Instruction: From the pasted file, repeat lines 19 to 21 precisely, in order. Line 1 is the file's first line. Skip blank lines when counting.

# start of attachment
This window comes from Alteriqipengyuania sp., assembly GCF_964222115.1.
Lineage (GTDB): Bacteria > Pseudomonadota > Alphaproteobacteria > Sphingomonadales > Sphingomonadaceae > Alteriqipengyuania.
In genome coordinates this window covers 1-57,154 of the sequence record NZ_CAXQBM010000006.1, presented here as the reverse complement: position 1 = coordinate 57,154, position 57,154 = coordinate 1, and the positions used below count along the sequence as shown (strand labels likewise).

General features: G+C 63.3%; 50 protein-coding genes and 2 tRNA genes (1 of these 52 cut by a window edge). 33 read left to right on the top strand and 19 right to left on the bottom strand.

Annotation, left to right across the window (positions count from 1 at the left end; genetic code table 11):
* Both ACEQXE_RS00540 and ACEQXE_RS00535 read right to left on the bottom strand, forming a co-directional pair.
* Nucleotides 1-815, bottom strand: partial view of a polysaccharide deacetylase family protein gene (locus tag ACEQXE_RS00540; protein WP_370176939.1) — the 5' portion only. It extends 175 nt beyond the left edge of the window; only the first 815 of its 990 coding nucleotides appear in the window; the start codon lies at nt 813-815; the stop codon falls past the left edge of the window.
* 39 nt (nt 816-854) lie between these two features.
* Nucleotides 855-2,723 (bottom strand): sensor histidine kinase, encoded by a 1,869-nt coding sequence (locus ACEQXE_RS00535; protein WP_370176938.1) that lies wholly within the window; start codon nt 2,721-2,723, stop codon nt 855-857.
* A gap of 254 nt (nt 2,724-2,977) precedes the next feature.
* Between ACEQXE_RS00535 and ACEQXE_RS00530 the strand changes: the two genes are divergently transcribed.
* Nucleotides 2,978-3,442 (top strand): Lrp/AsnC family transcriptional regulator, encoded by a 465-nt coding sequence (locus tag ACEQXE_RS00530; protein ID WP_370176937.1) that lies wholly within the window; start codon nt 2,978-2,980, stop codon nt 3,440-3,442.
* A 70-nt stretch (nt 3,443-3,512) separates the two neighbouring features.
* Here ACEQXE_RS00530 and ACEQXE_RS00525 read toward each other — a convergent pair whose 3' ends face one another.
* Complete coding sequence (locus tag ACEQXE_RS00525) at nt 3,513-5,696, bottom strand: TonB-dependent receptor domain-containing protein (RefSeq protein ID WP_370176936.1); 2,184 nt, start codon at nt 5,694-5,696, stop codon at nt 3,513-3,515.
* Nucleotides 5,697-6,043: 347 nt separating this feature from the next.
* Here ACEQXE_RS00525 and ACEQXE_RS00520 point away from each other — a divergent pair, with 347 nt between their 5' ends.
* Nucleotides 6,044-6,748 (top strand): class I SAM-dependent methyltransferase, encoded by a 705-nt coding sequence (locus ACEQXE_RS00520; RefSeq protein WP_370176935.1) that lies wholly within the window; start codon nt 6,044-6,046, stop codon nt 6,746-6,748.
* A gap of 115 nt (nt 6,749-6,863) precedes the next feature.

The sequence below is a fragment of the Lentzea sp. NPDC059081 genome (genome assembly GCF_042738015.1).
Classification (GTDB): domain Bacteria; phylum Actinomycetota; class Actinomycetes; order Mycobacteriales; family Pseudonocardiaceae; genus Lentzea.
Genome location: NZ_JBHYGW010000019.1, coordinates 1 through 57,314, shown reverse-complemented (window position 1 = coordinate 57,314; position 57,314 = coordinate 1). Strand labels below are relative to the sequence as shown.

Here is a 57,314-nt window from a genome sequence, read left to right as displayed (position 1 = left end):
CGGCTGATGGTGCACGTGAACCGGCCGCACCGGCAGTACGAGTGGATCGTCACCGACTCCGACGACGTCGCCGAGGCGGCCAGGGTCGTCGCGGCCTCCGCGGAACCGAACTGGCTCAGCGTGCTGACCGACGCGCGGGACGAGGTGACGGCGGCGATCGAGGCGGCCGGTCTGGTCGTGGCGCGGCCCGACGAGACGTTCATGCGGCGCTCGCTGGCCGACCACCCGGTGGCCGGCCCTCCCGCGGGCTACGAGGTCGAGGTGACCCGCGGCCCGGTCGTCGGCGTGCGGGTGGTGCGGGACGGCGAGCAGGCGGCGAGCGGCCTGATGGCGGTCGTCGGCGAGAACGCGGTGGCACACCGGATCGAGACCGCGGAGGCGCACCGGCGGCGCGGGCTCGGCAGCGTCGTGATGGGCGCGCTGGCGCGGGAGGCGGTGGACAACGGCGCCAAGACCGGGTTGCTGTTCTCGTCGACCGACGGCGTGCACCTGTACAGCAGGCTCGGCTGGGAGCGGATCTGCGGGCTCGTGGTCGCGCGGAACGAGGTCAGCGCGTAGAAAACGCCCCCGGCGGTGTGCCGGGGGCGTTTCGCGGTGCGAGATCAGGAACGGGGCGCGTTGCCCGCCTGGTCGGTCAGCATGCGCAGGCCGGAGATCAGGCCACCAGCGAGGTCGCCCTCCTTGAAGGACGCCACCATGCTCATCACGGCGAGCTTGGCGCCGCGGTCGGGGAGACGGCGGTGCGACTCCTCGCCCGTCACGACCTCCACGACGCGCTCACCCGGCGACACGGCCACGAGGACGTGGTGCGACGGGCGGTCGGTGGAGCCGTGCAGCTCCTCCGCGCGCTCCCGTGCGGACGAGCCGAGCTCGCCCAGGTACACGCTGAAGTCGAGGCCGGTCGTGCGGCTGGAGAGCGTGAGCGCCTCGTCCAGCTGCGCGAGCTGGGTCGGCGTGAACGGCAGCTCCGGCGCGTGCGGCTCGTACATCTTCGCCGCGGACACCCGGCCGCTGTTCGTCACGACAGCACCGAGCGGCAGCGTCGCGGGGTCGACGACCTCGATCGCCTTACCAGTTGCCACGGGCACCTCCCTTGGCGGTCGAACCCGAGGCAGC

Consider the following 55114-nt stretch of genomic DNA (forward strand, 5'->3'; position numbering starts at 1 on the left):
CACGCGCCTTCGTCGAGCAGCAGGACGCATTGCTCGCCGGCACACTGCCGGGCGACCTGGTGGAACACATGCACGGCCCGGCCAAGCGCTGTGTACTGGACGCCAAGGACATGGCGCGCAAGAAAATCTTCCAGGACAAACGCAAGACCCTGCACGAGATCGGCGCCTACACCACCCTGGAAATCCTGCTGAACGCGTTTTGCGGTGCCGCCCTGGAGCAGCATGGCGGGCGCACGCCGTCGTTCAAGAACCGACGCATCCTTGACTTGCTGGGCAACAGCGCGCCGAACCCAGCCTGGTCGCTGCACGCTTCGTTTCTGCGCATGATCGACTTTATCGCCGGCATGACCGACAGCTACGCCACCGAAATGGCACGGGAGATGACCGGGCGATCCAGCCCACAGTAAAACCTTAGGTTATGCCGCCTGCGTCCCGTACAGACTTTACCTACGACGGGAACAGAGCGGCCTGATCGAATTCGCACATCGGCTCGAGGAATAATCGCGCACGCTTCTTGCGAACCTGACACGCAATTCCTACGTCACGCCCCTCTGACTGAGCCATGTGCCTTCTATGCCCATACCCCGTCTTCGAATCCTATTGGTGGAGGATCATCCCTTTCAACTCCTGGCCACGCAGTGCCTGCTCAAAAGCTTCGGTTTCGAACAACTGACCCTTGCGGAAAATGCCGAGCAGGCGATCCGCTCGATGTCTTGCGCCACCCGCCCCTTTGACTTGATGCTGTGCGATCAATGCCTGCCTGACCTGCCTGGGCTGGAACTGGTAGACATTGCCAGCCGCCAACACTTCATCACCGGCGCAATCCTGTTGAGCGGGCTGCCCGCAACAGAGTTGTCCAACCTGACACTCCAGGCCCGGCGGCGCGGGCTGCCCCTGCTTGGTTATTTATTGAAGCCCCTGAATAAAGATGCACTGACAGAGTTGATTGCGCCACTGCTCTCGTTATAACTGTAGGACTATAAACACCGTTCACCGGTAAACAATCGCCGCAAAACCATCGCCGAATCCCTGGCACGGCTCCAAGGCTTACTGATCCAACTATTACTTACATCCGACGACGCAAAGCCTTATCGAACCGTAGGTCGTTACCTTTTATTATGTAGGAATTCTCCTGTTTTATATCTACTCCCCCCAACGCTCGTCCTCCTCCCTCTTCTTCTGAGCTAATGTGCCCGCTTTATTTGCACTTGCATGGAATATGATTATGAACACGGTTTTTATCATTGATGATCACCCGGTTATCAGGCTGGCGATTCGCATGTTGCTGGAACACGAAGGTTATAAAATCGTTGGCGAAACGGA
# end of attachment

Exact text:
* A gap of 115 nt (nt 6,749-6,863) precedes the next feature.

The sequence below is a fragment of the Lentzea sp. NPDC059081 genome (genome assembly GCF_042738015.1).
Classification (GTDB): domain Bacteria; phylum Actinomycetota; class Actinomycetes; order Mycobacteriales; family Pseudonocardiaceae; genus Lentzea.